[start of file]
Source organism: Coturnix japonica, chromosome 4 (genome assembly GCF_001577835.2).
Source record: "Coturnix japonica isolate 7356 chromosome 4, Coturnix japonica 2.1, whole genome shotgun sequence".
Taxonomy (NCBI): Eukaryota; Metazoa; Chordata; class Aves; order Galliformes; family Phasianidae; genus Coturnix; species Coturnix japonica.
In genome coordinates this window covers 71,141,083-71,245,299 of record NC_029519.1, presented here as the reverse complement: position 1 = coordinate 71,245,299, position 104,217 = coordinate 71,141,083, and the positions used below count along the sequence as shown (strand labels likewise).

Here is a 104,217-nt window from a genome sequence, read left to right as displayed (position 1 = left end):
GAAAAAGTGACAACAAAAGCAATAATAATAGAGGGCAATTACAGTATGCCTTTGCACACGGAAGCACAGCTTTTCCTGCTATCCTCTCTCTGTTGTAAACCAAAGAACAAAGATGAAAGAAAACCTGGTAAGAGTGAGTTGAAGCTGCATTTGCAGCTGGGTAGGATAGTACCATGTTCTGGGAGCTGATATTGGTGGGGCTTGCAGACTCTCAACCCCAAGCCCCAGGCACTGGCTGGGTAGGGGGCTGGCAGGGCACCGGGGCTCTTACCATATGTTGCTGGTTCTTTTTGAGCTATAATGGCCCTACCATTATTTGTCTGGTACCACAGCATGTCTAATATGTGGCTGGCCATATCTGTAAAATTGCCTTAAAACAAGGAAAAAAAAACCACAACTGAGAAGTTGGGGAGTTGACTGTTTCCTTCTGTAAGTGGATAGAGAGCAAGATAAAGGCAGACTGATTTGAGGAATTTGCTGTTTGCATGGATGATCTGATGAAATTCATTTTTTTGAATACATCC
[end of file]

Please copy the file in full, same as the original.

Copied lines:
Source organism: Coturnix japonica, chromosome 4 (genome assembly GCF_001577835.2).
Source record: "Coturnix japonica isolate 7356 chromosome 4, Coturnix japonica 2.1, whole genome shotgun sequence".
Taxonomy (NCBI): Eukaryota; Metazoa; Chordata; class Aves; order Galliformes; family Phasianidae; genus Coturnix; species Coturnix japonica.
In genome coordinates this window covers 71,141,083-71,245,299 of record NC_029519.1, presented here as the reverse complement: position 1 = coordinate 71,245,299, position 104,217 = coordinate 71,141,083, and the positions used below count along the sequence as shown (strand labels likewise).

Here is a 104,217-nt window from a genome sequence, read left to right as displayed (position 1 = left end):
GAAAAAGTGACAACAAAAGCAATAATAATAGAGGGCAATTACAGTATGCCTTTGCACACGGAAGCACAGCTTTTCCTGCTATCCTCTCTCTGTTGTAAACCAAAGAACAAAGATGAAAGAAAACCTGGTAAGAGTGAGTTGAAGCTGCATTTGCAGCTGGGTAGGATAGTACCATGTTCTGGGAGCTGATATTGGTGGGGCTTGCAGACTCTCAACCCCAAGCCCCAGGCACTGGCTGGGTAGGGGGCTGGCAGGGCACCGGGGCTCTTACCATATGTTGCTGGTTCTTTTTGAGCTATAATGGCCCTACCATTATTTGTCTGGTACCACAGCATGTCTAATATGTGGCTGGCCATATCTGTAAAATTGCCTTAAAACAAGGAAAAAAAAACCACAACTGAGAAGTTGGGGAGTTGACTGTTTCCTTCTGTAAGTGGATAGAGAGCAAGATAAAGGCAGACTGATTTGAGGAATTTGCTGTTTGCATGGATGATCTGATGAAATTCATTTTTTTGAATACATCC